The administration decided on homelessness as a health issue

The administration decided on homelessness as a health issue

Photo: Richard Newstead/Getty Images

The US Department of Health and Human Services (HHS) and the Department of Housing and Urban Development (HUD) have selected eight states, along with Washington, DC, to participate in a new federal initiative known as the Housing Partnership Accelerator and Services, which aims to help strengthen partnerships in the housing, disability, aging and health sectors; access available federal programs and resources; and maximize federal flexibilities to help keep people healthy.

The accelerator aims to help states unlock resources to reduce homelessness by addressing health-related social needs, such as housing-related services.

The program provides technical assistance to states implementing guidelines recently issued by HHS regarding clinically appropriate and evidence-based services that may be covered by Medicaid and the Children’s Health Insurance Program (CHIP). For example, states can support access to health care through Medicaid section 1115 demonstrations that provide services such as housing transition services and case management that helps people avoid lease violations.

In addition, states can provide services that connect people to HUD housing programs by covering short-term housing costs, such as security deposits and rental application fees, for specific transitions.


The accelerator was announced by HHS and HUD in November 2023 as a competitive technical assistance opportunity for states. States with approved Medicaid section 1115 or section 1915(i) state plan amendment demonstrations that cover housing-related support services for people experiencing homelessness (when clinically appropriate) were eligible to apply.

As part of their Accelerator application, states were asked to form collaborative teams composed of partners from their health, housing, and aging and disability sectors, and describe the status of implementation of housing-related services and supports. covered by Medicaid, their goals under the Accelerator, and areas in which technical assistance was needed.

HHS and HUD said they received an “overwhelming” response, with applications from 15 eligible states and Washington, D.C. A rigorous review and evaluation process, including interviews with state teams, led to the selection of Arizona, California, Washington, D.C., Hawaii, Maryland , Massachusetts, Minnesota, North Carolina and Washington.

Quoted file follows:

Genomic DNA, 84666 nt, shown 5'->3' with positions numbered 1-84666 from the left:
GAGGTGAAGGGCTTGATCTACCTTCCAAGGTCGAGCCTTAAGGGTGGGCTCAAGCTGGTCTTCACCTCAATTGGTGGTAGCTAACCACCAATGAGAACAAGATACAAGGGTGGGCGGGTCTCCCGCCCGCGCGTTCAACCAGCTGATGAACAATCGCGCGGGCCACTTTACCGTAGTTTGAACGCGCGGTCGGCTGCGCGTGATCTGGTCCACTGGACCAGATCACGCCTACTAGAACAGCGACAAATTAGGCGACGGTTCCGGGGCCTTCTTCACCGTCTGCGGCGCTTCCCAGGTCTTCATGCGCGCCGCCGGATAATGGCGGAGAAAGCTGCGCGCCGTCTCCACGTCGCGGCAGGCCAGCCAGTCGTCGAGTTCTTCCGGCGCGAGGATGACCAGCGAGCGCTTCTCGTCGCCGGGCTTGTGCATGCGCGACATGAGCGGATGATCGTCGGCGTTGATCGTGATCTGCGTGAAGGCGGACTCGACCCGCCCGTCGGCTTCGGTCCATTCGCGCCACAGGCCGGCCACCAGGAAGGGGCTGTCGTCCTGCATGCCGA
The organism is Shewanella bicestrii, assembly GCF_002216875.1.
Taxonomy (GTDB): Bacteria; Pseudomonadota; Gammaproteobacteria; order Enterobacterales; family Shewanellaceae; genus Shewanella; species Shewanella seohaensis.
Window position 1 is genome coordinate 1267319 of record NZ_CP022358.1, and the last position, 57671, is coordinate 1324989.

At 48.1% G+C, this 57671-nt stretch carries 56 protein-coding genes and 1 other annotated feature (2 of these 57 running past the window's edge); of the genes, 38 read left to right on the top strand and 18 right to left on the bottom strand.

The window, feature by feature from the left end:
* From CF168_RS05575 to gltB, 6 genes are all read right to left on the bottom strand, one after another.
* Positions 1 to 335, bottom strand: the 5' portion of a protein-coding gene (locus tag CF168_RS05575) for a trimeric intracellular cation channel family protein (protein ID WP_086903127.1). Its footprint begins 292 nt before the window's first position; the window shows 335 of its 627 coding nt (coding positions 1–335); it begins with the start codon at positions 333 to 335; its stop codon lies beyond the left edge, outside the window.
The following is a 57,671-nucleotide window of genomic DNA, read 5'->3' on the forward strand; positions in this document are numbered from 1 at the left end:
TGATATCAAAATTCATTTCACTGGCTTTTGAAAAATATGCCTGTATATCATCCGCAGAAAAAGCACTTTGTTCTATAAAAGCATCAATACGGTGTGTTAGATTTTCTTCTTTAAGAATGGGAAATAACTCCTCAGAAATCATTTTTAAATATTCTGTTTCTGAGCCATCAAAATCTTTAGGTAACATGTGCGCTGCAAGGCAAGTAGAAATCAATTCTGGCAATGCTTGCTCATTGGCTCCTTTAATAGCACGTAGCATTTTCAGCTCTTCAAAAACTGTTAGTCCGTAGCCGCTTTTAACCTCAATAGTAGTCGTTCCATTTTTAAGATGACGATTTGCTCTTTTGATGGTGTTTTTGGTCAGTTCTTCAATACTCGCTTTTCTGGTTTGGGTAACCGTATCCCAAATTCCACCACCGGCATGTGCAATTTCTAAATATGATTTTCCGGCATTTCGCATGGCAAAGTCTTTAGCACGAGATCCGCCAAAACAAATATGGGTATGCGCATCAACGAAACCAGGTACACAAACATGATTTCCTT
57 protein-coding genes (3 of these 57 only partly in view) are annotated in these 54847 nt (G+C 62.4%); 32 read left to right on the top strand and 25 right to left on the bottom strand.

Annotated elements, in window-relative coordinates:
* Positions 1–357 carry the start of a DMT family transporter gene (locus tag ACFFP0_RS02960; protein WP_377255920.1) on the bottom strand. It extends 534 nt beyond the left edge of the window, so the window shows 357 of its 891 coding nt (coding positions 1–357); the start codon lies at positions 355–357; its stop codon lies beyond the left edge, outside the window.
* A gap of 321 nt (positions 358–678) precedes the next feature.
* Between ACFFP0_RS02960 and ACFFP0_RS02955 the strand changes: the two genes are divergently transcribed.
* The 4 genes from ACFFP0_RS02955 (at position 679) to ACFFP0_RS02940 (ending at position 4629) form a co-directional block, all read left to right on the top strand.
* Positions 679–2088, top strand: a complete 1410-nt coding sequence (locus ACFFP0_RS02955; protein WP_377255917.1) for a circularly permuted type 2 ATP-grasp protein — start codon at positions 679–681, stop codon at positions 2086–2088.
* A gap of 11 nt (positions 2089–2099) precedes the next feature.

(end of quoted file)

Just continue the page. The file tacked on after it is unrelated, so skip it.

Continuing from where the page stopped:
Over the next 12 months, HUD and HHS will provide these eight states (and DC) with “intensive” federal technical assistance and peer-to-peer state exchange opportunities to support their implementation of indicated housing-related services and supports clinically. under their Medicaid programs for people with complex health needs who experience homelessness.

This includes people with disabilities, the elderly, people with mental health disorders, people with substance use disorders, and people with other chronic medical conditions.

By receiving this federal technical assistance, HHS said these states can improve coordination and delivery of services such as navigation services, ongoing individualized case management, one-time transition assistance and home modifications that can help people obtain and maintain stable housing.


Last week, HUD announced $3.16 billion to fund 7,000 housing and service projects for people experiencing homelessness – the largest expansion yet of annual federal funding provided through HUD’s continuing care program.

In November 2023, HHS, through the Centers for Medicare and Medicaid Services, published guidance and a framework that clarifies the flexibilities available to states under Medicaid section 1115 demonstrations or 1915(i) state plan amendments to cover services to assist in meeting the health of eligible enrollees. related social needs such as housing and food, and to receive federal matching funds for their Medicaid expenditures for those services when clinically indicated.

The accelerator will provide tailored support to selected countries that are early adopters of these flexibilities.

States not selected to participate in the Accelerator may apply to participate in a related technical assistance opportunity, the National Academy’s Health and Housing Institute for State Health Policy, funded by HHS through the Resources and Services Administration Health. Now in its third year, HHI also supports states pursuing interagency and federal-state-local strategies to increase access to safe, affordable housing and services and supports for people experiencing homelessness or housing instability. Applications for HHI are due on Wednesday.

Jeff Lagasse is editor of Healthcare Finance News.
Email: [email protected]
Healthcare Finance News is a publication of HIMSS Media.

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